As many will have no doubt noticed, the aforementioned scene has sparked outrage among the show’s fans.  While people are indeed right to decry the rape of a young woman (and even, perhaps, its insensitive portrayal in a TV show), part of me wants to cry out: “What did you expect?”  Create a world, populate it almost entirely with characters who are obsessed with power, and mix in the careless — not to mention tasteless — treatment and portrayal of sex, and the latter two are bound to “mate” before long.

MelisandreBut, as my reference to Erikson might suggest, there is a more “feminine” version of this as well.  Think of Melisandre (Carice Van Houten), the seductive “Red Priestess,” who uses her sexual desirability to manipulate powerful men for her purposes.  Here we have the peculiarly feminine form of the use of sex as a power tool.

And then of course we also get, as they say, “all sorts of strange animals in between.”

Which of the above examples has sparked more outrage?  That’s right, the first one.  Again, it should spark outrage — don’t misunderstand me.  But the assumption that only when it involves the aggressive violence of rape is pornographic material objectionable can blind us to the fact that human sexuality is very much like fire: Splendid, beautiful, powerful, and necessary…but also very dangerous, and in need of being “contained.”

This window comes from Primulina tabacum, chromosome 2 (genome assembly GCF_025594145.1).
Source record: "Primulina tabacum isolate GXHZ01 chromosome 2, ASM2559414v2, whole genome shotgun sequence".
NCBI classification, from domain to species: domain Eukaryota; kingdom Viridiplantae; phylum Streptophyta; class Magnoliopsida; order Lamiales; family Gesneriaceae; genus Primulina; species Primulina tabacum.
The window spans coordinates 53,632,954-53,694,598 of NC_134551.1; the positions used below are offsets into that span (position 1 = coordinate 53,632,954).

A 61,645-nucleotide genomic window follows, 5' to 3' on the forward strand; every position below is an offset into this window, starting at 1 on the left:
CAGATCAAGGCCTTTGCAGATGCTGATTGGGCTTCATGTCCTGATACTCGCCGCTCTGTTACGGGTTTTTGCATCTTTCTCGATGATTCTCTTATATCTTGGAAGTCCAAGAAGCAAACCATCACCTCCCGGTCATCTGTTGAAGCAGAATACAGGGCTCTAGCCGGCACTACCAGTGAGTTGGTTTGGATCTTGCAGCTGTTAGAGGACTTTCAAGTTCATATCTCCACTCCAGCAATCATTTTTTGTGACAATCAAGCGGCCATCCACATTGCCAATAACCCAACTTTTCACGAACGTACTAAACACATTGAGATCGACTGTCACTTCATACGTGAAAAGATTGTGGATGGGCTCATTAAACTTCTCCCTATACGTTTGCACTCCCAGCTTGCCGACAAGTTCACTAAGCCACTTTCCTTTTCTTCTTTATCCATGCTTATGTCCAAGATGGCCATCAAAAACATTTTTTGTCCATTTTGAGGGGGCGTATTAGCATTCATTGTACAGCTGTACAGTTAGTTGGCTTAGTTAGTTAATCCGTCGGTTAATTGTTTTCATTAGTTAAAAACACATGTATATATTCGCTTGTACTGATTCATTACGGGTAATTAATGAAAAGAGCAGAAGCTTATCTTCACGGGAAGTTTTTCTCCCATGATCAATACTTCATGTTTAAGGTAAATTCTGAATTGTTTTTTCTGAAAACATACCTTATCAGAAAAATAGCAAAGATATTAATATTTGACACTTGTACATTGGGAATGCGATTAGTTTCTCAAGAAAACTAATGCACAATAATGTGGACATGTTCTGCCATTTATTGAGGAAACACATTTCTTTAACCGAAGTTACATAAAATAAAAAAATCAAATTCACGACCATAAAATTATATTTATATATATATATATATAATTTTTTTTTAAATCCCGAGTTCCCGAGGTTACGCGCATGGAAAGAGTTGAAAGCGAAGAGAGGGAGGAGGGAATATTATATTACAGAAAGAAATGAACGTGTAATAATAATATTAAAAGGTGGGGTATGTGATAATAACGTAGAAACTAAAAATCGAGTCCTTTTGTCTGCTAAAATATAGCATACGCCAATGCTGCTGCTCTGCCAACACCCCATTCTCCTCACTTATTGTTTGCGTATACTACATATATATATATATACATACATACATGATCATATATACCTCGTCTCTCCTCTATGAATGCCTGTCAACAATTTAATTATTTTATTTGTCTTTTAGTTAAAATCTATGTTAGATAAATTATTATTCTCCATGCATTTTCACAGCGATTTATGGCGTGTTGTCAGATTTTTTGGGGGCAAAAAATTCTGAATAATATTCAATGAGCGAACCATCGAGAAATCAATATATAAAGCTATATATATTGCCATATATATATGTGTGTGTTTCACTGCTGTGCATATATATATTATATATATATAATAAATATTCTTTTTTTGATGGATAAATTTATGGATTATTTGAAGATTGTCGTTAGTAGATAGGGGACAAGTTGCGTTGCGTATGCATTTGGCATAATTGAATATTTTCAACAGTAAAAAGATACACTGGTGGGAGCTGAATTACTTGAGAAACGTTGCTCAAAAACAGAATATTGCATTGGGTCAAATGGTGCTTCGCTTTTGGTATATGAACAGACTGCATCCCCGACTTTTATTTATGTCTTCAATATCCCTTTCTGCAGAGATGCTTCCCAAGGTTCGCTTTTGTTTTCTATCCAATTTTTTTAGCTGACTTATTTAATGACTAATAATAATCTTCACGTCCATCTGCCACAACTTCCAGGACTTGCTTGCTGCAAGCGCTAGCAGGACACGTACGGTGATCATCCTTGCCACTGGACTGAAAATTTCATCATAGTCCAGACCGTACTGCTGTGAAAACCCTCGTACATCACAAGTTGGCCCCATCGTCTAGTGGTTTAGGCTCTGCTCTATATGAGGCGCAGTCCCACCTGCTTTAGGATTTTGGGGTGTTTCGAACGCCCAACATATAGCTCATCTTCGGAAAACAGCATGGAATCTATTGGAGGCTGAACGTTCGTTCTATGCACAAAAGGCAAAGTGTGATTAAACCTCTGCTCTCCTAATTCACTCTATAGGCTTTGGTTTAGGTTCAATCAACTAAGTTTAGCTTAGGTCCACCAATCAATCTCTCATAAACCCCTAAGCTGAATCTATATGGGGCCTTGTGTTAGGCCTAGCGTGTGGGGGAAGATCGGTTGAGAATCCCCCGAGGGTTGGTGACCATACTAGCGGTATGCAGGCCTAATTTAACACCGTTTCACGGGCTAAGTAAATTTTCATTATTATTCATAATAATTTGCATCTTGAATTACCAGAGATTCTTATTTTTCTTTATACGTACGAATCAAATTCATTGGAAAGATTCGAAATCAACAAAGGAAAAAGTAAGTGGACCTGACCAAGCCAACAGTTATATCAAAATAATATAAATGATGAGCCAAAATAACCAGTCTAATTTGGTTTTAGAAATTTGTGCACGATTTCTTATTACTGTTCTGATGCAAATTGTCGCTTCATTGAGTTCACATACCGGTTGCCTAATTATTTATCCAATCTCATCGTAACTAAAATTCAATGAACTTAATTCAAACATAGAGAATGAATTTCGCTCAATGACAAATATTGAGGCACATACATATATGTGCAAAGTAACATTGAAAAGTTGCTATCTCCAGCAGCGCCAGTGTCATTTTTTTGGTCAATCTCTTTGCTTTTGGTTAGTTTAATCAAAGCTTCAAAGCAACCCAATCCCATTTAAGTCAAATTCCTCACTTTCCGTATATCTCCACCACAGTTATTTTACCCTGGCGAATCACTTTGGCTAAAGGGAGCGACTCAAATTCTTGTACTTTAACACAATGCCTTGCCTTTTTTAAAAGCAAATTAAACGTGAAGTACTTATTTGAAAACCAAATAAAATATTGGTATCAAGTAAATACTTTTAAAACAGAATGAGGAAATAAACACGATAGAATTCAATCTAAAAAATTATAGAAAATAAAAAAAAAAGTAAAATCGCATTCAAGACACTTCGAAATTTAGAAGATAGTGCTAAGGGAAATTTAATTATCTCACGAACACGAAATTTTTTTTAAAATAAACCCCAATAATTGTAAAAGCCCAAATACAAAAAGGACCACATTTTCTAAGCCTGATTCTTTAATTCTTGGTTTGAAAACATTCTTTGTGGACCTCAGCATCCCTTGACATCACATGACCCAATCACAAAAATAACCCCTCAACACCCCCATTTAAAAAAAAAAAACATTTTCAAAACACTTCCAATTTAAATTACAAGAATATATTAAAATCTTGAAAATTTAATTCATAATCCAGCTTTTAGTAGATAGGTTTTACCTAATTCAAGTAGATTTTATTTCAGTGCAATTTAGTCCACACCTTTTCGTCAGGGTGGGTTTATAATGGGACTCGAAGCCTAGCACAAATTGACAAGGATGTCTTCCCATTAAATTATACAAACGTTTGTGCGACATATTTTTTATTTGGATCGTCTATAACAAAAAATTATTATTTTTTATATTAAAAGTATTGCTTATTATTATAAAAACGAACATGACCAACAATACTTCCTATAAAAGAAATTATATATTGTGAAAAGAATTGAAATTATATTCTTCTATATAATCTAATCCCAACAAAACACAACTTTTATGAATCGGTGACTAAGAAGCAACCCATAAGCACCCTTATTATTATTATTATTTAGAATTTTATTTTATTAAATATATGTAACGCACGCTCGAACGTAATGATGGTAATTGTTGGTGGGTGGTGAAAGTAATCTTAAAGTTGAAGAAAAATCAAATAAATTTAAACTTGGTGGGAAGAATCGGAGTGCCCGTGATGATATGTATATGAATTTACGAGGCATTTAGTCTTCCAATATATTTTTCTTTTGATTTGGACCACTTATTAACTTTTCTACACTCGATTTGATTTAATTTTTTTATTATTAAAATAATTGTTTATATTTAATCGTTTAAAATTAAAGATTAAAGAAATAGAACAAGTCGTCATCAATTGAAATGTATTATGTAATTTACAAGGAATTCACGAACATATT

Readers and viewers who espouse a more traditional morality will pine for what is often seen as Game of Thrones‘ counterpart in the fantasy/adventure world: J.R.R. Tolkien’s The Lord of the Rings, which has nothing like the former’s candid material.  But leaving that aside for the moment, let us note another key difference between the two: Tolkien drew his inspiration primarily from myth; George R.R. Martin, author of the novel series on which Game of Thrones is based, draws his inspiration primarily from history.

These two differences may have more to do with one another than one might think.  I’ll pick up with that in the next post.

Erikson photo from Wikipedia — full reference: